Which symptoms are prominent depends on the subtype of EDS. Over extendable (hypermobile) joints occur in different degrees in the various subtypes. For some of the subtypes, there may be changes in the skin - it may have increased stretchability and wider/different scars than normal. Tissue ruptures implies increased fragility in various organs for rare subtypes.
For EDS vascular type, there is a risk of enlargement and rupture in larger blood vessels (arteries), and in internal organs such as the bowel and uterus.


Marfans syndrome

Marfans syndrome is a rare and hereditary connective tissue disease. Several parts of the body may be affected: The heart and blood vessels, eyes, skeleton, lungs, skin and the hard skin around the spinal cord (dura).
The syndrome affects women and men alike.

Marfan's syndrome can affect several parts of the body. Symptoms and characteristics vary from person to person, and can occur to different degrees, in different combinations and develop over time.  The heart and blood vessels have increased risk of enlargement (dilatation).

Both the arterial arteries (aorta) and other minor blood vessels (arteries) may be affected. Extension of the main pulmonary artery can cause the innermost layer of the main pulmonary artery to rupture (dissection) or the main pulmonary vein may break completely. The aortic valve, located between the left ventricle and the first part of the aorta, may begin to leak when the aorta expands. Some also have leakage in the flap between the left ventricle and the mitral valve. 

The eyes may be affected. The threads that hold the lens in the eye can move and the lens may get out of position (lens elongation). This may cause vision problems. Many with Marfan's syndrome are significantly short sighted because the eyeball is often too long. Lens elastication may increase the risk of retinal retina (retinal detachment).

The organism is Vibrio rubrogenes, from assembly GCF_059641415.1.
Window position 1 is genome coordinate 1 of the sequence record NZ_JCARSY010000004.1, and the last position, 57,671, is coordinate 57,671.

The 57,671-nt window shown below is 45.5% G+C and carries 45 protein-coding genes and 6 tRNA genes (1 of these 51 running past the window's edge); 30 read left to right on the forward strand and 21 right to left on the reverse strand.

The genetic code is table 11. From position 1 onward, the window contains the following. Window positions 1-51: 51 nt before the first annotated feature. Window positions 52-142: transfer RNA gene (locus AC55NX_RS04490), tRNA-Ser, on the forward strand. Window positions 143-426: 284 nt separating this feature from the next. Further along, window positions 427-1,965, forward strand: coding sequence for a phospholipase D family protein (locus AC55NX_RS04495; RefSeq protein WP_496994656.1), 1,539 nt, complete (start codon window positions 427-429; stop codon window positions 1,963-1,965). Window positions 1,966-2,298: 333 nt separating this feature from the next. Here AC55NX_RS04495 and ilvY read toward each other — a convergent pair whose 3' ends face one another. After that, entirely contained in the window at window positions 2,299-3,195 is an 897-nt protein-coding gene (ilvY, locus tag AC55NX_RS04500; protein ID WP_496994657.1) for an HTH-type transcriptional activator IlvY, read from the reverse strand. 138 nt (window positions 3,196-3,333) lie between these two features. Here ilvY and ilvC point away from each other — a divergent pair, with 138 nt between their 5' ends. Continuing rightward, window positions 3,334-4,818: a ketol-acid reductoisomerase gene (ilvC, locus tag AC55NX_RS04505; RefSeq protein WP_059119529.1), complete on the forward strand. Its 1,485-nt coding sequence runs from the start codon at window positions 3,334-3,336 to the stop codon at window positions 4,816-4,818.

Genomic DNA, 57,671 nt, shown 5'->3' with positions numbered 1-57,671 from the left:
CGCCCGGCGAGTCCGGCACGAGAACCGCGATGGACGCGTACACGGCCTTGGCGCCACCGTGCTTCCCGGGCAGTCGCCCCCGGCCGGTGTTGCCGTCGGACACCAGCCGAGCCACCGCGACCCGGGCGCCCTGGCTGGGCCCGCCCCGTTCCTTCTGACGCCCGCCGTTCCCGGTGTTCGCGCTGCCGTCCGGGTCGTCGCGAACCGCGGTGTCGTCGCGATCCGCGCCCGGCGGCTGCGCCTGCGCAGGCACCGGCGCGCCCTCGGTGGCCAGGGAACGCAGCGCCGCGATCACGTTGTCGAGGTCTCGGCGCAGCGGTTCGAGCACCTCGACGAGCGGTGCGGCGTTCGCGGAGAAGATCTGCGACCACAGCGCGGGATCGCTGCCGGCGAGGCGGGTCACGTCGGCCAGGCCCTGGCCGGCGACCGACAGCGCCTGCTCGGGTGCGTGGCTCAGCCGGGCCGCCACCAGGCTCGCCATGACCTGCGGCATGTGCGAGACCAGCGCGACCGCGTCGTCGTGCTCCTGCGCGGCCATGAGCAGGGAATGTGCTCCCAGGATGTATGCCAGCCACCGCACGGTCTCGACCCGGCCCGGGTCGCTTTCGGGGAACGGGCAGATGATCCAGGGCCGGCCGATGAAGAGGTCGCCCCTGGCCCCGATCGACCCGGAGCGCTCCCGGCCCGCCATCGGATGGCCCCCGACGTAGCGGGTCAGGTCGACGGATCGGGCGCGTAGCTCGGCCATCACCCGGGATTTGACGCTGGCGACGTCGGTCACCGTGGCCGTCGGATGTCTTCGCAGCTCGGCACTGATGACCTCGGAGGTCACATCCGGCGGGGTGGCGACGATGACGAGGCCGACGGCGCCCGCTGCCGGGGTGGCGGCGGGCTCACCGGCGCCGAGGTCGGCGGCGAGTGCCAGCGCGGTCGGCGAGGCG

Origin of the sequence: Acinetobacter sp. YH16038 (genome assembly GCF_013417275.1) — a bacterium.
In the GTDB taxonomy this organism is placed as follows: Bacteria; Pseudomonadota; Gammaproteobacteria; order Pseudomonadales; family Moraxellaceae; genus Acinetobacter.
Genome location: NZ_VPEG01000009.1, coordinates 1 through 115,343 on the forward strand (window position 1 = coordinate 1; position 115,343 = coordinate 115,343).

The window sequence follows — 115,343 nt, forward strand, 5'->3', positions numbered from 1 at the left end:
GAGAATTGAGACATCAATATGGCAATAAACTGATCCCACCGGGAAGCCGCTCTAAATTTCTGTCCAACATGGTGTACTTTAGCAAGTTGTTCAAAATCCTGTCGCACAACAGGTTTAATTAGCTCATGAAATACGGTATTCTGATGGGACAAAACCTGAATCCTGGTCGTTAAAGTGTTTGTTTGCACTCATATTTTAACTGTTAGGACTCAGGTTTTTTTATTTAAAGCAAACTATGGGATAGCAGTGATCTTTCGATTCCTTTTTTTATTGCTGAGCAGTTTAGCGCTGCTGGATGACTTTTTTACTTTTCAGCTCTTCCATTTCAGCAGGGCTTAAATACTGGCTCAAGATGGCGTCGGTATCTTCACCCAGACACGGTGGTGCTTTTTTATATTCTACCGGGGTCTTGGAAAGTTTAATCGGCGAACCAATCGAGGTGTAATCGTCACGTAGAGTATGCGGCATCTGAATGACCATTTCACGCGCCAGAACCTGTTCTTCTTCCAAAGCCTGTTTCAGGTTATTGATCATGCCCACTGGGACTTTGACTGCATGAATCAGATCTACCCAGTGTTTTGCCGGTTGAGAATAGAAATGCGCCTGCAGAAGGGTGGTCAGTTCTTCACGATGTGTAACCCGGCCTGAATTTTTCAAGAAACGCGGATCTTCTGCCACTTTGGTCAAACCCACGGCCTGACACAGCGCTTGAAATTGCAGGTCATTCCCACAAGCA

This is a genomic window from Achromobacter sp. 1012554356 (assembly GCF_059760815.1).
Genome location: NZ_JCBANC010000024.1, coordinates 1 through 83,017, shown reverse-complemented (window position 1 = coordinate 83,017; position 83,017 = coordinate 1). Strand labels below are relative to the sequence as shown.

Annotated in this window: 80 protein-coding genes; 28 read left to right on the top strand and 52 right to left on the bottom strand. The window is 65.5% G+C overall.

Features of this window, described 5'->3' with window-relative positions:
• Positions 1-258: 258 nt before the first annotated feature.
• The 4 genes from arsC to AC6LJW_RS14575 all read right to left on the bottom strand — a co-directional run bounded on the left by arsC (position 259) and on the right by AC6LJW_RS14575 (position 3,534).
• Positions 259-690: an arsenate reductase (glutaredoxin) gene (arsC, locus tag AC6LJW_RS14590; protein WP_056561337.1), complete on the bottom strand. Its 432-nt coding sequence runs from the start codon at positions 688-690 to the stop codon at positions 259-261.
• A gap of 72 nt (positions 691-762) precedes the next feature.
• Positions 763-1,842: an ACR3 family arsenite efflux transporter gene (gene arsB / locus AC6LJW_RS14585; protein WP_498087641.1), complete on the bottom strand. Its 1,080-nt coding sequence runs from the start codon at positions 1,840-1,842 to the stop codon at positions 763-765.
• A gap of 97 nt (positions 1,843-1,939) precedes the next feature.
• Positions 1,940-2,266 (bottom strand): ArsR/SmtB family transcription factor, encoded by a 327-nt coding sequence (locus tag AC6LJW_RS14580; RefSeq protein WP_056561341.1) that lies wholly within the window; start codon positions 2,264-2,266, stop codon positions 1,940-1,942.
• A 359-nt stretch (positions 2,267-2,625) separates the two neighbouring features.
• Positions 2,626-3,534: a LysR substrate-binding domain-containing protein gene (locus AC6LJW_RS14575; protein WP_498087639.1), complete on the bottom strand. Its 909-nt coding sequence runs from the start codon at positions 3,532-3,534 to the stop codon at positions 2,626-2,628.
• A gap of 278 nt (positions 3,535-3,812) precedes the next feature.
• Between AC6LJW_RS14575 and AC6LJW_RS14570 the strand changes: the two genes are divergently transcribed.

Malformations in the skeleton are common. This can cause pain in muscles, tendons and joints. Many with Marfan's syndrome have a narrow, thin and tall body with long fingers, arms, legs and toes - but this does not apply to everyone. Some have over extensive joints. 

Marfan's syndrome increases the risk of lungs collapsing without being injured (spontaneous pneumothorax).


Osteogenesis Imperfecta (OI)

OI is a group of hereditary connective tissue disorders where the main feature is changes in the skeleton (osteoporosis). Several parts of the body may also be affected: the teeth, joints, eyes, hearing and internal organs.


OI is usually caused by a lack of or weakness in the connective tissue collagen. Individuals with OI are identified as a group with increased tendency for bone fractures, over extensive and unstable joints, blue conjunctiva in the eyes, weaker tooth enamel and bones, hearing loss and short stature. Diagnosis is based on physical characteristics, x-rays and blood tests. It is possible to test to look for the genetic cause of OI.

Most have good and active lives despite medical challenges. Treatment and follow-up aims to prevent and alleviate symptoms so that the consequences for the person with OI are minimized.


Spina Bifida

Spina Bifida is a congenital disorder in the development of the fetal spinal cord, the spine and the brain. Nerve tissue from the spinal cord poses through an opening in the vertebrae and forms a hernia. The consequences include paralysis and reduced sensation in the body below the spinal hernia. Congenital changes in the brain and accumulation of fluid in the brain's cavity (hydrocephalus) are common.

There is a large variation in the severity of spina bifida (spinal dysphagia). In most cases, the nerve supply in the body below the spinal cord is poorly developed. In Norway, the number of people born with spina bifida are decreasing. Medical treatment and follow-up aims to prevent complications and contribute to an active life.


For a full overview see our list with information in Norwegian.